Awaiting demobilization, Rayside prepared for civilian work by taking a course in hospital administration at New York’s Columbia University. In the fall of 1920 she secured a position in theoretical nursing (differentiated from practical training) as one of two instructors in the Montreal General Hospital’s Training School for Nurses [see Gertrude Elizabeth Livingston*]. She arrived just as McGill University was creating, under director Flora Madeline Shaw*, its School for Graduate Nurses, which offered an eight-month program to provide a grounding in public-health nursing, a rapidly expanding field, and to enhance nurses’ preparedness for teaching and administration. She undoubtedly applauded the creation of this additional opportunity for continuing education in her field.
While teaching, Rayside fostered networks among trained nurses, and at her call in 1921, 23 CAMC veterans formed the Montreal Association for Overseas Nursing Sisters, electing her as their first chair. Twelve years later she would become president of the Overseas Nursing Sisters’ Association of Canada, soon after the national organization was formed. In 1921 she also attended a joint convention of the Canadian National Association of Trained Nurses (CNATN) [see Mary Agnes Snively*] and the Canadian Association of Nurse Education. Over the next two decades she remained active in the Canadian Nurses’ Association, which emerged from the CNATN in 1924.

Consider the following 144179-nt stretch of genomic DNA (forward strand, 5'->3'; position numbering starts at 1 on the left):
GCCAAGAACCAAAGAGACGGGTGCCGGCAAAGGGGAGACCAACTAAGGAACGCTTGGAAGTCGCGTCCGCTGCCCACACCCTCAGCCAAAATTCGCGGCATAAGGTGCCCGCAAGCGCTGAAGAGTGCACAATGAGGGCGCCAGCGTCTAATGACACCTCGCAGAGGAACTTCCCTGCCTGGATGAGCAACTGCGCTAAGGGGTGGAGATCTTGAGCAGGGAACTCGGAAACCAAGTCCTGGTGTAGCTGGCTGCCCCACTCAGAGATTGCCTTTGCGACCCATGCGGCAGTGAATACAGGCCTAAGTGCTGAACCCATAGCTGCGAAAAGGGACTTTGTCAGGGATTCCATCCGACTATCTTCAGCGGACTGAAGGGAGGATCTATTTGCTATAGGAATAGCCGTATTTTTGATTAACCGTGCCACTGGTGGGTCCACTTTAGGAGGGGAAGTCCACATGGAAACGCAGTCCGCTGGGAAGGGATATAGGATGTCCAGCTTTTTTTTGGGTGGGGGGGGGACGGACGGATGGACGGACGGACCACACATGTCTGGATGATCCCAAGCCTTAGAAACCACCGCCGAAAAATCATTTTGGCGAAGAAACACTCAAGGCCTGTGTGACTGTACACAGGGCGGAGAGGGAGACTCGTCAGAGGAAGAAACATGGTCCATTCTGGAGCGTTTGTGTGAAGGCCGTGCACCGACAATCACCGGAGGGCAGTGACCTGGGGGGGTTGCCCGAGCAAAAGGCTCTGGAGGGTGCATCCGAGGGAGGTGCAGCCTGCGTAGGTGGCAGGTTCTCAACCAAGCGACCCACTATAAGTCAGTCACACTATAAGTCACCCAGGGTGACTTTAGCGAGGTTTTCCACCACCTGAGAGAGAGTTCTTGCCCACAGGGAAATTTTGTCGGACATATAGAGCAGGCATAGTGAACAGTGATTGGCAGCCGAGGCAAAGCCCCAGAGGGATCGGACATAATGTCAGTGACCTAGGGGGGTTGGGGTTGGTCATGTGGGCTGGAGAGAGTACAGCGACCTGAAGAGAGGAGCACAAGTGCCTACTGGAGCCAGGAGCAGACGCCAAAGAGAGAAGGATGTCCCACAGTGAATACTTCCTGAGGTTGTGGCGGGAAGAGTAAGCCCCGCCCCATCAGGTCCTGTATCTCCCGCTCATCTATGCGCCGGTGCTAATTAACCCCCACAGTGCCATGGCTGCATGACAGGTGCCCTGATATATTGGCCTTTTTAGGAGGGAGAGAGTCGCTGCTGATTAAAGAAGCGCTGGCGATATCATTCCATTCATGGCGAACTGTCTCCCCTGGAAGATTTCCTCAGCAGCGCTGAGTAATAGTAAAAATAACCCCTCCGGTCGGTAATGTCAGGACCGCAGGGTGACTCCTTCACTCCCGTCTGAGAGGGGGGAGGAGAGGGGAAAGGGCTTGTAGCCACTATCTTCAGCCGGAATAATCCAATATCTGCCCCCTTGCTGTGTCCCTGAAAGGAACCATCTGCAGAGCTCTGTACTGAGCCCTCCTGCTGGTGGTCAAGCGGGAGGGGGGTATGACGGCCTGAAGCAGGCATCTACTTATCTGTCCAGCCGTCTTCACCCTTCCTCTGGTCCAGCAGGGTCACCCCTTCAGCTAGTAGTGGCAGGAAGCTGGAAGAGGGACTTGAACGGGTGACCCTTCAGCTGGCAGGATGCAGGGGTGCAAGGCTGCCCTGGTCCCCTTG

In 1924 Rayside returned to Ontario when she was recruited as nurse superintendent by the Hamilton General Hospital, which viewed her acceptance as enhancing the prestige of its nurse-training program. She oversaw an important expansion in the program during a period when the hospital itself was growing in scale and reputation. One student recalled that she was “a firm disciplinarian” but “always fair and just, with a keen sense of humour.”